Lighting is another leading user of energy for retailers, accounting for approximately 22% of the sector’s total demand. According to BEES models, lighting from retail was responsible for emitting approximately 2.8 MtCO2e in 2015.
Emissions from lighting occur indirectly, as a result of electricity consumption. Retailers’ lighting requirements relate to the overall floor area under illumination and the levels of illumination needed. Since these factors typically change very little in a retail setting, the key variable that determines lighting’s emissions footprint is energy efficiency. Different bulbs (e.g. LED, halogen, fluorescent, incandescent, etc.) have very different efficiency ratings. LEDs have rapidly become the industry standard due to much lower energy demands for the same output of light, which results in significantly lower operating costs.
Despite clear benefits, LEDs have not been uniformly adopted. A 2020 study by energy provider E.on found that 46% of surveyed retailers installed LED lighting over the last year. This indicates that while the uptake of this technology is accelerating, it is far from universal.
Inefficient use of lighting can also contribute to emissions. User behaviours, such as leaving lights on overnight or when rooms are unoccupied, impact on energy consumption and costs, no matter the efficiency of lighting assets.
Emissions from lighting are reported by retailers as scope 2.
Routes to decarbonisation for lighting
Switching to LED technology offers significant reductions in lighting-related energy demand and emissions for retailers still using halogen, fluorescent or incandescent bulbs. This is a well-understood technology and, for the vast majority of applications, it makes clear financial sense to switch to LED as soon as possible. The BEES report indicates that improvements in retail lighting have the potential to reduce energy consumption by more than 2,800 GWh – about 10% of retail’s total demand.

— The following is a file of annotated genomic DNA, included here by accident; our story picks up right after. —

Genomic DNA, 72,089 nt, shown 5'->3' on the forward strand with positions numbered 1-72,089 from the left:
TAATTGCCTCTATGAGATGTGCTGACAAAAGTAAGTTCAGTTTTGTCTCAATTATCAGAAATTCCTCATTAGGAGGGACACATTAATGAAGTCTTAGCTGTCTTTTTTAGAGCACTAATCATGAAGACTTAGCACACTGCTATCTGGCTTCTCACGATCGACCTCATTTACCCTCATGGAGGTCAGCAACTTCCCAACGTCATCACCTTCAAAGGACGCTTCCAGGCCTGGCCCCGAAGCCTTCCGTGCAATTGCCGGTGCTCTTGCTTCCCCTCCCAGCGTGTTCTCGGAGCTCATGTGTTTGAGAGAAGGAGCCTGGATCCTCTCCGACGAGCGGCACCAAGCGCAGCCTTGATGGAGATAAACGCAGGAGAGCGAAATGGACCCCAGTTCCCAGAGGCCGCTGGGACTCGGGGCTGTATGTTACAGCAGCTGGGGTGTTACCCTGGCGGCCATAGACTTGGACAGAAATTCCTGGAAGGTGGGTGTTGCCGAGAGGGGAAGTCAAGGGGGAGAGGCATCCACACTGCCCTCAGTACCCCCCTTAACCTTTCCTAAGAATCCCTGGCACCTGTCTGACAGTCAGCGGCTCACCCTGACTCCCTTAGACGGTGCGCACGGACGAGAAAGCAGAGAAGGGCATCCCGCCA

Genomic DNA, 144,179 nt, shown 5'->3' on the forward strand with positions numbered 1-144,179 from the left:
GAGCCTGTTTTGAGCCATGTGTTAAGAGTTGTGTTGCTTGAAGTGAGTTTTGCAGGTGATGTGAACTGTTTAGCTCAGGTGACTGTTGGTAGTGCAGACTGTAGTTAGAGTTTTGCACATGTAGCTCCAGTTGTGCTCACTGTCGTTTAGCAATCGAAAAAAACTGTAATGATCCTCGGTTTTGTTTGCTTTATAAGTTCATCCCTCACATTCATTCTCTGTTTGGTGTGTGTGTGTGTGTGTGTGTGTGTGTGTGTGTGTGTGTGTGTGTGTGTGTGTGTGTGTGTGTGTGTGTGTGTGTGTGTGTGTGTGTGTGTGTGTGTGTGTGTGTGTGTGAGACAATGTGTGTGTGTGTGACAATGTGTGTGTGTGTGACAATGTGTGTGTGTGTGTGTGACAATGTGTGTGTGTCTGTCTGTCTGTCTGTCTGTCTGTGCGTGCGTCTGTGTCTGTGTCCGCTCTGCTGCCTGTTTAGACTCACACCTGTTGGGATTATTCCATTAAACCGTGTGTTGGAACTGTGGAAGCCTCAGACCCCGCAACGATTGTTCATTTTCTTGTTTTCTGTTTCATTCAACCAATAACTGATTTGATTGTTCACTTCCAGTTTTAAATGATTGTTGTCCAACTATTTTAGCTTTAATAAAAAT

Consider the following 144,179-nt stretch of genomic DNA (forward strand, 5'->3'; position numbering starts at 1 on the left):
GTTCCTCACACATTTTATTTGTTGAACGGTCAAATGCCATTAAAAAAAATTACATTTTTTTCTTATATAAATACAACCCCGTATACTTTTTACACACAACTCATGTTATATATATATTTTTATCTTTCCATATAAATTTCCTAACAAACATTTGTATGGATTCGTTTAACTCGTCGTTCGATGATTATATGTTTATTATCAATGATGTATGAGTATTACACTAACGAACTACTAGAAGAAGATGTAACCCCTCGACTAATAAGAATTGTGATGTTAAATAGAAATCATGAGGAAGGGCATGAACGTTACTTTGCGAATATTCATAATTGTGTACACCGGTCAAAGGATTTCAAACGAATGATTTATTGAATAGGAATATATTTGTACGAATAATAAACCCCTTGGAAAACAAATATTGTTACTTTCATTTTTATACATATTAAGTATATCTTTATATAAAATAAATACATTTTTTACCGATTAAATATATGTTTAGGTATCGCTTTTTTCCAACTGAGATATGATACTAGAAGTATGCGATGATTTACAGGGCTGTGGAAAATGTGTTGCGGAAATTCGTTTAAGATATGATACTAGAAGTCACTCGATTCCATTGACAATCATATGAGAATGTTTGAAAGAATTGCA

In addition to the switch to LED, efficiency improvements for lighting are available, such as the implementation of passive infrared (PIR) sensors and timers, as well as consideration of required lighting levels for different types of operations and retail spaces. Installation of lighting system controls that automatically adjust to meet specific functional needs, allow daylight dimming or real-time natural illumination to adjust mood, can make a significant contribution to energy savings.
 Calculated from retail energy consumption from the BEES report and the UK Greenhouse gas reporting conversion factors for 2015. Assumes that 100% of lighting’s energy demand was supplied by the UK electricity grid.